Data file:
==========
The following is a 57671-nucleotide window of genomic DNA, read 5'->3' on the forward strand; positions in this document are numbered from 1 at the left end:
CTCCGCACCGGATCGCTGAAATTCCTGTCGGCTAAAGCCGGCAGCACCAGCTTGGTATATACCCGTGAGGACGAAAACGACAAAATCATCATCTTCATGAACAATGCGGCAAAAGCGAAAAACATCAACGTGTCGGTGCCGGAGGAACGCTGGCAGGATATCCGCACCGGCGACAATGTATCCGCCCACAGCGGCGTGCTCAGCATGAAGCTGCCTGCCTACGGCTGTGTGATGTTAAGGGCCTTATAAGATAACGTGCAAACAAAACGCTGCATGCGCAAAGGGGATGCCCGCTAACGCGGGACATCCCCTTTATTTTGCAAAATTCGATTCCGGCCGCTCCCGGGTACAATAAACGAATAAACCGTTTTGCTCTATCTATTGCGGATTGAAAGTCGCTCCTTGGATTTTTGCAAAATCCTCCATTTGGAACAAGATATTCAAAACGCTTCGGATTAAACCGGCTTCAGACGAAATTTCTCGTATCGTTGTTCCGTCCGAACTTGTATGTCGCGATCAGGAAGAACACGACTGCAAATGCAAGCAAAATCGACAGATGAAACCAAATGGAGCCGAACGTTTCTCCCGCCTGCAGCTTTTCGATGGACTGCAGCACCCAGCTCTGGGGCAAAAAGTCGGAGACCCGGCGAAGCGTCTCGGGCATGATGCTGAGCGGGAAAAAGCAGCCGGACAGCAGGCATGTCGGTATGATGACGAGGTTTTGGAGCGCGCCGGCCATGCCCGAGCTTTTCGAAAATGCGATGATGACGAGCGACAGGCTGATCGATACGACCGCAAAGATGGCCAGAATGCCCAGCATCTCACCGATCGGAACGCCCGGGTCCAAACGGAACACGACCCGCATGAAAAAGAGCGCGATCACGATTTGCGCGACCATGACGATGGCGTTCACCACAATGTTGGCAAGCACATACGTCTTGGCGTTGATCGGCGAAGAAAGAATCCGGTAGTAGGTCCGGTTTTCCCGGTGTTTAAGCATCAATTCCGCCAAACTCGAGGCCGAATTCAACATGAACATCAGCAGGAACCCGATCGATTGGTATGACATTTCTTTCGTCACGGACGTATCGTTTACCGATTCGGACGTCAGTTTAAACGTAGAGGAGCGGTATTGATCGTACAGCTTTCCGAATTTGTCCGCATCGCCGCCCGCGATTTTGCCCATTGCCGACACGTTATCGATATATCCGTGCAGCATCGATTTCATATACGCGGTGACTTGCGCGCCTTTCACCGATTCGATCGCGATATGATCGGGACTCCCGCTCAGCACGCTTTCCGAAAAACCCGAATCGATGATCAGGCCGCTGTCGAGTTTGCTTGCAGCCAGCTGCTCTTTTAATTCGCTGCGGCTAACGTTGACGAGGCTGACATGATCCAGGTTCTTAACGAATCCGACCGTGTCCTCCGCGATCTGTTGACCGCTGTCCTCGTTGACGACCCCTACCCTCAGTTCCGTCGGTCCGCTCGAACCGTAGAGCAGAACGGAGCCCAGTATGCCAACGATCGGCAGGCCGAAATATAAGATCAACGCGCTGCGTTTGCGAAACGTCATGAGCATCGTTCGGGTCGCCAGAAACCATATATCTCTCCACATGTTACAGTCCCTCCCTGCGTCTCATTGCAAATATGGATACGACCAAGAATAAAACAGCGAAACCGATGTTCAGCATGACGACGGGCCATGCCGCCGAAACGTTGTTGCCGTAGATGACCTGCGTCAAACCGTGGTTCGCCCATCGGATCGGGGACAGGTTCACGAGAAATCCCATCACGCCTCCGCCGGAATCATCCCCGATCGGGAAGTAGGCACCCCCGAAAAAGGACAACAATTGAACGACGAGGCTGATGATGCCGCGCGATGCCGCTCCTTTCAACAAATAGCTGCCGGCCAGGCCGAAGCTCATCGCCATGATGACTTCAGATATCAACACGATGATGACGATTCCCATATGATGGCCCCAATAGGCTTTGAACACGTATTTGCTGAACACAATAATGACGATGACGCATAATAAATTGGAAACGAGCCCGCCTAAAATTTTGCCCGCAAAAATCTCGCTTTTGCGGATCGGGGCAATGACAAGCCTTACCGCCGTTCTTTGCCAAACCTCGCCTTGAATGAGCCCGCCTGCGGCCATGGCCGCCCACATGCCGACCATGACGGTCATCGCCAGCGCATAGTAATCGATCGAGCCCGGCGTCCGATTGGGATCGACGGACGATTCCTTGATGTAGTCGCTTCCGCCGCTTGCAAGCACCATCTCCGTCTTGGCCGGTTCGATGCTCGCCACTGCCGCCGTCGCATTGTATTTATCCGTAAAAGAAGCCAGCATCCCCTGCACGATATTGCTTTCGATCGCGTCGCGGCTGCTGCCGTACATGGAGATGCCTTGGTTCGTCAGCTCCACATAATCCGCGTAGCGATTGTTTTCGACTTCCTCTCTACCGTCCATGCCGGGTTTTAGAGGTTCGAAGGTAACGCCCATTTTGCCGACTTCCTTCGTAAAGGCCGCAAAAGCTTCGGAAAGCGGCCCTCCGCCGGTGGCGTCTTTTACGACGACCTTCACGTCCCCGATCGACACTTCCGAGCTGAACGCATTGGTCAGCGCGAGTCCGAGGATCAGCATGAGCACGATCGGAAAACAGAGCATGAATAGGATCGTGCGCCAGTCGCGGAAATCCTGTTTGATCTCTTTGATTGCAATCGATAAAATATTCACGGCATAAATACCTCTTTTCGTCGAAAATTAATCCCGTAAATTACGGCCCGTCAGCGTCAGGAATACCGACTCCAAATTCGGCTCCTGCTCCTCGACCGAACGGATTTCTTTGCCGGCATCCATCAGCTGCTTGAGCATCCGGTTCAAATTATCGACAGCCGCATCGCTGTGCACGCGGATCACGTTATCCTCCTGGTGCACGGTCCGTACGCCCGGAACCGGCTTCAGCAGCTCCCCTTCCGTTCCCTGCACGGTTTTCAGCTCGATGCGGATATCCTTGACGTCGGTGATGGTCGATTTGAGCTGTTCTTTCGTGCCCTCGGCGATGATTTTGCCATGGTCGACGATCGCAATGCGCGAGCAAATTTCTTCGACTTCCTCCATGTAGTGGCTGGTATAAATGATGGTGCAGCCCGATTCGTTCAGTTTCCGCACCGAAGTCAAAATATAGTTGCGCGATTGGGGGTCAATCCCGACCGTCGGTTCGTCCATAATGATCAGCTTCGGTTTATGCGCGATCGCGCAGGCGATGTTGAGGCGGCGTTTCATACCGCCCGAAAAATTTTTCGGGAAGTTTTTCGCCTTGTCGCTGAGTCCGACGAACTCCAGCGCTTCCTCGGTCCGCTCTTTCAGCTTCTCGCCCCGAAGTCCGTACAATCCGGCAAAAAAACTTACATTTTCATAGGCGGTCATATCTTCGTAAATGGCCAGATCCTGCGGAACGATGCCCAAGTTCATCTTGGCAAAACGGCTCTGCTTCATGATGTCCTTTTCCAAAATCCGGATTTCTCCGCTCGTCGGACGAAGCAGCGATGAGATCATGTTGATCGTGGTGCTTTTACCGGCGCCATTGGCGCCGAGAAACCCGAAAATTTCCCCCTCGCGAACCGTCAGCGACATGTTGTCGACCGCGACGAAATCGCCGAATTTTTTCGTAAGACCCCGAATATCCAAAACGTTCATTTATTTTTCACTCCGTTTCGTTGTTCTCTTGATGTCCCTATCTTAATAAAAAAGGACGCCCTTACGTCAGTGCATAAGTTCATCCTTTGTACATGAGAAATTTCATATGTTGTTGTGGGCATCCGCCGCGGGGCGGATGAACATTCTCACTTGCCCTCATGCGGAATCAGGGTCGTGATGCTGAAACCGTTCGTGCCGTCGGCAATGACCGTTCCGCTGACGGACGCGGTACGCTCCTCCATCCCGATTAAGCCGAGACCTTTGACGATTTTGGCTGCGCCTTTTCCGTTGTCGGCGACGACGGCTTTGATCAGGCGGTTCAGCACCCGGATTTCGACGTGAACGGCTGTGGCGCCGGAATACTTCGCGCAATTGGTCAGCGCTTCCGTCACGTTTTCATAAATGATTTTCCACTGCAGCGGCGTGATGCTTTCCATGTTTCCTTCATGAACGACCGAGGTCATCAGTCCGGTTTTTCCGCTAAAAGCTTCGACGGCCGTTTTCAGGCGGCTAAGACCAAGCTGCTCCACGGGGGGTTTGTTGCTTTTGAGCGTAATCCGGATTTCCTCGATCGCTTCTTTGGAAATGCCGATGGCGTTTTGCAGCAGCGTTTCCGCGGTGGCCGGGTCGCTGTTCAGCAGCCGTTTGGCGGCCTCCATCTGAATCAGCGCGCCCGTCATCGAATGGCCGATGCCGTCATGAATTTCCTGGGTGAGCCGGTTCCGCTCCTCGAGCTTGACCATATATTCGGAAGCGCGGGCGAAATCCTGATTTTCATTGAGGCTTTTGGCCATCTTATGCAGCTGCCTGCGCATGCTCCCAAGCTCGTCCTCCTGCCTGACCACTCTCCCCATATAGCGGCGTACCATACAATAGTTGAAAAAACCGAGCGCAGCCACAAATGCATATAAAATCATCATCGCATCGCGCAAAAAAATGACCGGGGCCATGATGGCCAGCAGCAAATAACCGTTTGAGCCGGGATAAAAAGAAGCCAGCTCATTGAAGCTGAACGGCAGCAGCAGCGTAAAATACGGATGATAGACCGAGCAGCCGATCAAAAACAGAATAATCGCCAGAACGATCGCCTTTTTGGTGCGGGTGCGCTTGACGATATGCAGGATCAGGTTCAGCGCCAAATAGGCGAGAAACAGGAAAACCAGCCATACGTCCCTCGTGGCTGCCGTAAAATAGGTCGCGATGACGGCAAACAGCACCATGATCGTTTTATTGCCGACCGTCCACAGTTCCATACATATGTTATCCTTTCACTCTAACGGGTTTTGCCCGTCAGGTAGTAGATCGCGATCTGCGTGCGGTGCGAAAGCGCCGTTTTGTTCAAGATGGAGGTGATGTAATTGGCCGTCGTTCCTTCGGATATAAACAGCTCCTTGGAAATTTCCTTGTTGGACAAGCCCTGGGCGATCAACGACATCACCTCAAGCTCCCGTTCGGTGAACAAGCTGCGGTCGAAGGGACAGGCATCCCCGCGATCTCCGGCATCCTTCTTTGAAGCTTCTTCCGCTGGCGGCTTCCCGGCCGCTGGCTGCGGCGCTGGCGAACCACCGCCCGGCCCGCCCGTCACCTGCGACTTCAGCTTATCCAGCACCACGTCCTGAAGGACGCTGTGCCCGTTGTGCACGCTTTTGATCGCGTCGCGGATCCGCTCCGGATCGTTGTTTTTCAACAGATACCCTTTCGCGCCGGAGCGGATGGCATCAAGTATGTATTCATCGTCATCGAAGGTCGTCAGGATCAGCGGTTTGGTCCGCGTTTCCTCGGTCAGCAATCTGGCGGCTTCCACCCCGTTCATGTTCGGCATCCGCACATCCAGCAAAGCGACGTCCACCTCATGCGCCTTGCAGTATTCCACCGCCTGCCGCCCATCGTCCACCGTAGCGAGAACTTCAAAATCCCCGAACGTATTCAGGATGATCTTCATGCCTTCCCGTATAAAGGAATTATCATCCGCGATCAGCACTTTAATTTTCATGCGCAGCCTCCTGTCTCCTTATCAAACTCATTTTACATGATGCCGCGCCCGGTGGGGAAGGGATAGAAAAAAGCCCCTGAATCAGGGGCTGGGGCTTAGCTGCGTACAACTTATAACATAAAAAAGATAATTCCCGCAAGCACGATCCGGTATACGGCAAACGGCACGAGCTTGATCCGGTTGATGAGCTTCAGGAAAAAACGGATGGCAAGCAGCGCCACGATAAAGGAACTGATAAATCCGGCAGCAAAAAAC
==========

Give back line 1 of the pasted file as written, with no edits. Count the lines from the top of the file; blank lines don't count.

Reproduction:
The following is a 57671-nucleotide window of genomic DNA, read 5'->3' on the forward strand; positions in this document are numbered from 1 at the left end: